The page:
This is how it began. My sister Anna, a brilliant and witty writer, suggested that we should try to write a romance novel according to the guidelines published by Mills & Boon. Not as easy as it sounds, apparently. She created a finely judged opening paragraph and sent it to me. And, intoxicated by the stylistic possibilities that are simply not offered by my usual literary output of press releases on Bedfordshire’s latest social housing project, I have taken up the gauntlet. The idea is that we will take it in turns to develop the story, in full view of you, dear reader.

We are taking this project seriously, but I am already acutely aware that writing about simmering desire with one’s own sister might be possible only with tongue tentatively in cheek. We have agreed not to discuss our plot ideas, so the novel will unfold as unpredictably to us as to our readers. This could lead to trouble later on, but for now it seems a very liberating way to start.

Who knows where this project will take us? To the dizzying heights of publication by the world’s leading romance brand? Probably not. But wherever we end up, it should be fun getting there…

Thursday, 10 November 2011

Part 16 – Escape From Reality

Yesterday I spent most of the day in a dreary hospital room reading Woman & Home and Good Housekeeping while my wife awaited, then slept off, an operation. This, I thought stereotypically, is good research into my prospective readership profile, and could provide valuable material in the unlikely event that I write a medical romance.

It was also a good opportunity to take matters firmly in hand plot-wise, following the musky-pants debacle in the last post. Strangely, several hours in a dim room with only Topaz for company (my comatose wife did not really count) was not nearly as productive as sitting down in front of my laptop and simply writing. And writing.

But that could not happen until I had coped with a wildly irrational eight year-old who refused to understand why her still-anaesthetized mother could not read her a bedtime story. Having wrestled her into bed and snarled several horrible things to her, I was grateful for the company of a docile, personality-free girl who, I felt sure, would do exactly what she was told.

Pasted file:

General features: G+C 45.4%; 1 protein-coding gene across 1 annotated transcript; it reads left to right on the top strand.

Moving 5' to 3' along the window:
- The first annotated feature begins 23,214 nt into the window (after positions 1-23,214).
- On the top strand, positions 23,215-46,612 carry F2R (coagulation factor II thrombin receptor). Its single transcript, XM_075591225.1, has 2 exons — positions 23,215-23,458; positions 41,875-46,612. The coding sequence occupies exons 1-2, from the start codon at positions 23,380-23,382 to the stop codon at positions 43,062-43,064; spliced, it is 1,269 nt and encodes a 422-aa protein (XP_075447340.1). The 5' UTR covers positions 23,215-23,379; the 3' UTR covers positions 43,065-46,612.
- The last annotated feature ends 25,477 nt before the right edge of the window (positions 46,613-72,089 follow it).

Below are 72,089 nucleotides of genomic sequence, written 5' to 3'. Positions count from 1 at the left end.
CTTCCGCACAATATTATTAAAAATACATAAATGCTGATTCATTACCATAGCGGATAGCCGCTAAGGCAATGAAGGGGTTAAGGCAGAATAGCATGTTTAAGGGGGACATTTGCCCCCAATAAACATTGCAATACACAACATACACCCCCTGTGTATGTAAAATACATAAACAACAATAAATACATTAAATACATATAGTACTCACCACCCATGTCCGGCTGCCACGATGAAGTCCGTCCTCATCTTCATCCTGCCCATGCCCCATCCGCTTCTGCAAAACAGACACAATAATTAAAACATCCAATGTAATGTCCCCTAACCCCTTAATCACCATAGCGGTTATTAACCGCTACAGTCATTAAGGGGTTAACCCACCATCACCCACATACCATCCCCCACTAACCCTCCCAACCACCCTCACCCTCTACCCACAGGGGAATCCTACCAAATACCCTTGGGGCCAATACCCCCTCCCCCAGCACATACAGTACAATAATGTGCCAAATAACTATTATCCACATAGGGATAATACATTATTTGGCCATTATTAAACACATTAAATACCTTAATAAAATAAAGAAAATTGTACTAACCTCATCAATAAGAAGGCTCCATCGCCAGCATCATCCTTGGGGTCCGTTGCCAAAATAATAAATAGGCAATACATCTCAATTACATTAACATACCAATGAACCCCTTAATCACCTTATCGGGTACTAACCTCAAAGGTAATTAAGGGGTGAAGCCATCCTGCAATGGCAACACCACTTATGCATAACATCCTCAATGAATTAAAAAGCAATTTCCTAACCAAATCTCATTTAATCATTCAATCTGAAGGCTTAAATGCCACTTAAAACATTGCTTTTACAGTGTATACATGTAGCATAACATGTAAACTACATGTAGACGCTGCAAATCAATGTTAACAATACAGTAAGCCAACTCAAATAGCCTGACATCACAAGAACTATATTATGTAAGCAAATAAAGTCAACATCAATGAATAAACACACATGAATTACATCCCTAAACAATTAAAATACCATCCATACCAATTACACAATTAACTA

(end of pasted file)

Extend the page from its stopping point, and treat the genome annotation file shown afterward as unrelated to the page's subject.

Topaz may not be the most vivid personality in literature, but she does provide me with something we all need now and then: an escape from Real Life. Thanks, Topes.

Part 16 (by Oliver)

Suddenly she froze; a noise had betrayed the presence of someone just outside the summer house. Then the handle turned and the door swung open.

In the fervency of her desire, her faith in destiny, Topaz half expected to see Cleft’s massive frame silhouetted in the aperture. But it was Terence, his usually mild face serious. Impulsively, Topaz clenched the boxer shorts behind her back, praying that Terence would not sense the lingering musk that seeped from their folds and seemed to enter Topaz’s very pores.

He didn’t seem to notice, nor even to wonder what she was doing in the summer house so early on this pearl-grey morning. Instead, ‘I’m glad I’ve found you alone,’ he said. They were the first words he had spoken to her since their stretch limousine had swept up the drive and stopped in front of Brinkworth Place three days before.

Topaz said nothing. What was there to say? She thought of his anger in the hotel room, those uncharacteristically vehement words. ‘This place is not big enough for the three of us,’ he had said. It was true.

And if Spain were not big enough, how could Berkshire be? For she recalled pulsingly that even now Cleft must be on his way, if he really had secured an invitation to the wedding in two days’ time.

‘There are things you don’t understand, Topaz,’ said Terence, his voice level yet strangely animated. ‘I want our marriage to be an honest and trusting one, so I’m going to be frank with you. But you must promise me that you will not react rashly to what I tell you.’